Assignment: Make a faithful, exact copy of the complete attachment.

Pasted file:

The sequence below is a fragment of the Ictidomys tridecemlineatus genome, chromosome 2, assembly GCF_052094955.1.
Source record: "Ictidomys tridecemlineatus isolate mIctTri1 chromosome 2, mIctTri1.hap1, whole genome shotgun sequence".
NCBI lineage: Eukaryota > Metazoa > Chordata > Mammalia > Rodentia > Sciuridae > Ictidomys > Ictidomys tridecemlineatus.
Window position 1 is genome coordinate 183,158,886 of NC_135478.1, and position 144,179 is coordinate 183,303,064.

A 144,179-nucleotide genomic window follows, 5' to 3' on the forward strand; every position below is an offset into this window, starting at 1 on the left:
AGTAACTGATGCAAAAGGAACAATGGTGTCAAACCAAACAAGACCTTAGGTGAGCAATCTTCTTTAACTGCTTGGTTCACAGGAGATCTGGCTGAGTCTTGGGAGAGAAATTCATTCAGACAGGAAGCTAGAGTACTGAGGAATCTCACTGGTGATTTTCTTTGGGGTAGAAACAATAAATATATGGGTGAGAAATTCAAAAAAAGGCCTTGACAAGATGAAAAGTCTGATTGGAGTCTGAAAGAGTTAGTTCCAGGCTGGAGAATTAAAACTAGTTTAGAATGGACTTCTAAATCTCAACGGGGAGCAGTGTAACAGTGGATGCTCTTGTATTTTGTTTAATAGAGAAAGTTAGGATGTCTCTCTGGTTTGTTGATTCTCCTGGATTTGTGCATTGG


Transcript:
The sequence below is a fragment of the Ictidomys tridecemlineatus genome, chromosome 2, assembly GCF_052094955.1.
Source record: "Ictidomys tridecemlineatus isolate mIctTri1 chromosome 2, mIctTri1.hap1, whole genome shotgun sequence".
NCBI lineage: Eukaryota > Metazoa > Chordata > Mammalia > Rodentia > Sciuridae > Ictidomys > Ictidomys tridecemlineatus.
Window position 1 is genome coordinate 183,158,886 of NC_135478.1, and position 144,179 is coordinate 183,303,064.

A 144,179-nucleotide genomic window follows, 5' to 3' on the forward strand; every position below is an offset into this window, starting at 1 on the left:
AGTAACTGATGCAAAAGGAACAATGGTGTCAAACCAAACAAGACCTTAGGTGAGCAATCTTCTTTAACTGCTTGGTTCACAGGAGATCTGGCTGAGTCTTGGGAGAGAAATTCATTCAGACAGGAAGCTAGAGTACTGAGGAATCTCACTGGTGATTTTCTTTGGGGTAGAAACAATAAATATATGGGTGAGAAATTCAAAAAAAGGCCTTGACAAGATGAAAAGTCTGATTGGAGTCTGAAAGAGTTAGTTCCAGGCTGGAGAATTAAAACTAGTTTAGAATGGACTTCTAAATCTCAACGGGGAGCAGTGTAACAGTGGATGCTCTTGTATTTTGTTTAATAGAGAAAGTTAGGATGTCTCTCTGGTTTGTTGATTCTCCTGGATTTGTGCATTGG